April 9, 1987 |
A mistrial was declared today after jurors announced they were deadlocked 11 to 1 in favor of convicting a reputed gang member in the South Los Angeles killings of five teen-age party-goers and the wounding of five others. Superior Court Judge Ronald E. Cappai declared the mistrial after jurors had deliberated for more than two weeks in the trial of Keith (Ase Kapone) Fudge. The district attorney's office is expected to retry Fudge, 20, at a later date.
October 5, 1987 |
The judge in the McMartin Pre-School molestation case said today that he may have to declare a mistrial in the case of Raymond Buckey because of a prosecution witness' perjury. "Lying under oath goes to the heart of the believability of a witness," Superior Court Judge William Pounders said of an admission by a jail-house informant that he lied in another case. "If he has taken an oath before and lied, it would go to the heart of the matter here."
CALIFORNIA | LOCAL
February 3, 1988
The misdemeanor conflict-of-interest trial of Downey Councilman James S. Santangelo ended in a mistrial Tuesday after the jury deadlocked 11-1 in favor of conviction. Downey Municipal Judge Robert G. Drees declared a mistrial after foreman William Melvin of Long Beach said the jury was deadlocked after deliberating for 1 1/2 days. Santangelo, 53, was charged with having a conflict of interest when he voted in July, 1984, to expand the city's redevelopment district.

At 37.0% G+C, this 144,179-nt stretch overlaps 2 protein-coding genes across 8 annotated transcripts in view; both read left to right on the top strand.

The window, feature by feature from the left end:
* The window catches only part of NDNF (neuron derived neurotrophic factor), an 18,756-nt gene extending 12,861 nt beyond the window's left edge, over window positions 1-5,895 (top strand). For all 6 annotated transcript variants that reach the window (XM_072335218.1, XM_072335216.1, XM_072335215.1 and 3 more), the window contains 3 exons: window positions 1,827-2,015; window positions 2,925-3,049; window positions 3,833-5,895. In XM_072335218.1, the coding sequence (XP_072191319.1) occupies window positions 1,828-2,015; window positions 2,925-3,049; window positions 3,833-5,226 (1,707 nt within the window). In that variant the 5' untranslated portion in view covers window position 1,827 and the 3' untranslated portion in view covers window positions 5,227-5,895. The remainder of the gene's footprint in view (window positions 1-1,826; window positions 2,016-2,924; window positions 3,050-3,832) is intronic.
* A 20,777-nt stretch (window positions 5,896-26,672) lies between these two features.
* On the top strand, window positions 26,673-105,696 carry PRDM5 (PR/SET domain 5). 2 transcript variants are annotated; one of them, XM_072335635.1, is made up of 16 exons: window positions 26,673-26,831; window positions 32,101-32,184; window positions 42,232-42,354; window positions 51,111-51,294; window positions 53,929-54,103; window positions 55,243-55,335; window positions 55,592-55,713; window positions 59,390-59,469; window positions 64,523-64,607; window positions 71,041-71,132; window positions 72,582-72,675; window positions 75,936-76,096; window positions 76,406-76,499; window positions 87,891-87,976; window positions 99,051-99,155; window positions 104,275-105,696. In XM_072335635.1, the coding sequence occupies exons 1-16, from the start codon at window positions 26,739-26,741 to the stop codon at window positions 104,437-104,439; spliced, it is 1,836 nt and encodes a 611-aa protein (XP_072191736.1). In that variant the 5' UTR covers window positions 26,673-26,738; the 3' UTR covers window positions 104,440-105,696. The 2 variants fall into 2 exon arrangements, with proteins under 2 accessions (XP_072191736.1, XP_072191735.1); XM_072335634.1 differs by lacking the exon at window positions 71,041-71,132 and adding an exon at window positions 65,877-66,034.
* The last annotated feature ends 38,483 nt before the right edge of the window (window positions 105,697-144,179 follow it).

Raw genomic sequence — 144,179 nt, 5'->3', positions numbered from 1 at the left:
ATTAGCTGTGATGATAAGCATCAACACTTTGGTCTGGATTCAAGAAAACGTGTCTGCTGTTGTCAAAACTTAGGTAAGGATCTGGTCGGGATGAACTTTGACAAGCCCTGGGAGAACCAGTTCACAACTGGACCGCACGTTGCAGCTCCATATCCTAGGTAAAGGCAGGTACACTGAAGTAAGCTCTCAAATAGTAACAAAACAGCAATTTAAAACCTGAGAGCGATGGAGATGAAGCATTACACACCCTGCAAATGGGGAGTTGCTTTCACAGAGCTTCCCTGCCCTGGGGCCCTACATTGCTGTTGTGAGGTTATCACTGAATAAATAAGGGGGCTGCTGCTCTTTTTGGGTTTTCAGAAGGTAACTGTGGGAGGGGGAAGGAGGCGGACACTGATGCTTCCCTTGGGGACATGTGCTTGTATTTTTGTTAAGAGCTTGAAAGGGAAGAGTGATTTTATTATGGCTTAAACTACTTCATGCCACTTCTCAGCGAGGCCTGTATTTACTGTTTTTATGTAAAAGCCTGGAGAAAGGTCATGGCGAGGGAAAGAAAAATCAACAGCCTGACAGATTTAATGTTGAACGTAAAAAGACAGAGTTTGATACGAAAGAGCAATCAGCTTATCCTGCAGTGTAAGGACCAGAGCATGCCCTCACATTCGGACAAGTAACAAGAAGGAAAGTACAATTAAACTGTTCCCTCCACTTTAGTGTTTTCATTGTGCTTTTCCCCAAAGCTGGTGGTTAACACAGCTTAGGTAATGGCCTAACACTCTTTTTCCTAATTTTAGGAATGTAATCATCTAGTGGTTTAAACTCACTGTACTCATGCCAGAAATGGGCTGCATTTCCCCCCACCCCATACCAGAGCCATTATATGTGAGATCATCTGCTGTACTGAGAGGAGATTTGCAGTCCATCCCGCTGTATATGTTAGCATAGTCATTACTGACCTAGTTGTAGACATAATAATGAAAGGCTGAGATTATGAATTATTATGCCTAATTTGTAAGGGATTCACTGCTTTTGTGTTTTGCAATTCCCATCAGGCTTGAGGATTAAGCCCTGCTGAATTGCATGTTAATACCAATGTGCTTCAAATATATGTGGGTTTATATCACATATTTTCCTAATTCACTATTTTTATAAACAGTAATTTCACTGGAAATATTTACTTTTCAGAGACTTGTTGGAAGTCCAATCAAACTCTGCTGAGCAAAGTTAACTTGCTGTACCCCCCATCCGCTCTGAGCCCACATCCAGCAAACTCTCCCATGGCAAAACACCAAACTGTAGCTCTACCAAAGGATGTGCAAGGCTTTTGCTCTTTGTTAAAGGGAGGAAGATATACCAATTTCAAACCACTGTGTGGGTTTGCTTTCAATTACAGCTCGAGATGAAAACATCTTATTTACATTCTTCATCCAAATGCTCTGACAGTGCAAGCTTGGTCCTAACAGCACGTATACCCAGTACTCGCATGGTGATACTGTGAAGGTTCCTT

June 29, 1990 |
A federal judge declared a mistrial in the money-laundering trial of Richard T. Silberman today after the jury convicted the businessman on one count but could not agree on five others. Silberman, 61, a former top aide to ex-Gov. Edmund G. (Jerry) Brown Jr., is accused of laundering $300,000 in two deals with an undercover FBI agent posing as an associate of Colombian drug traffickers. Silberman was convicted Thursday on one count of violating reporting laws. But U.S. District Judge J.
April 8, 1986 |
A federal judge today declared a mistrial in the 12-week racketeering trial of reputed mobster Anthony Spilotro and eight other defendants and set a new trial date of June 16. The announcement came 24 hours after jurors told U.S. District Judge Lloyd George they could not reach a unanimous verdict. Spilotro, 47, who could have faced up to 85 years in prison if convicted, hugged and kissed his teen-age son outside the courtroom.
CALIFORNIA | LOCAL
October 11, 1991 |
Billy Ray Waldon's motion to declare a mistrial in his capital murder case was denied Thursday, but the judge granted Waldon's wish to keep a man he has called his "best juror" on the jury. Earlier this week, the court heard testimony from a plasterer who said he had met one of the jurors in a bar in Tijuana. According to the plasterer, the juror implied that, although he thought Waldon was innocent, he would go along with the rest of the jury if it voted to convict.